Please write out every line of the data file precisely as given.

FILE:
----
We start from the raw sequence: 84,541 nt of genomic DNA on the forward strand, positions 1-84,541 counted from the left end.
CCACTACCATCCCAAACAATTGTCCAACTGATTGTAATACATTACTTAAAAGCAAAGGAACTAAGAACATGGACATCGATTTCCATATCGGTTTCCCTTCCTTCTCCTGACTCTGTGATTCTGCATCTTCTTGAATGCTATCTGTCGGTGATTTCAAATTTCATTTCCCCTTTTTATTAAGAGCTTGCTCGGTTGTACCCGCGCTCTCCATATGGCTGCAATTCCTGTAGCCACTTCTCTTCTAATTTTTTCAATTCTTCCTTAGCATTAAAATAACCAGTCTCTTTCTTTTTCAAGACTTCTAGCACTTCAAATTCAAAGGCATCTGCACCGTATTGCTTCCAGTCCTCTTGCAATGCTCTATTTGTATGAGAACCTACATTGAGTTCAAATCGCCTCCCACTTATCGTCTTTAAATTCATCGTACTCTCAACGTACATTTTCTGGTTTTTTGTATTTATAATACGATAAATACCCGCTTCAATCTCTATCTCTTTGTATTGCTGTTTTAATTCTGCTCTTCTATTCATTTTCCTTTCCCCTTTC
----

We start from the raw sequence: 84,541 nt of genomic DNA on the forward strand, positions 1-84,541 counted from the left end.
CCACTACCATCCCAAACAATTGTCCAACTGATTGTAATACATTACTTAAAAGCAAAGGAACTAAGAACATGGACATCGATTTCCATATCGGTTTCCCTTCCTTCTCCTGACTCTGTGATTCTGCATCTTCTTGAATGCTATCTGTCGGTGATTTCAAATTTCATTTCCCCTTTTTATTAAGAGCTTGCTCGGTTGTACCCGCGCTCTCCATATGGCTGCAATTCCTGTAGCCACTTCTCTTCTAATTTTTTCAATTCTTCCTTAGCATTAAAATAACCAGTCTCTTTCTTTTTCAAGACTTCTAGCACTTCAAATTCAAAGGCATCTGCACCGTATTGCTTCCAGTCCTCTTGCAATGCTCTATTTGTATGAGAACCTACATTGAGTTCAAATCGCCTCCCACTTATCGTCTTTAAATTCATCGTACTCTCAACGTACATTTTCTGGTTTTTTGTATTTATAATACGATAAATACCCGCTTCAATCTCTATCTCTTTGTATTGCTGTTTTAATTCTGCTCTTCTATTCATTTTCCTTTCCCCTTTC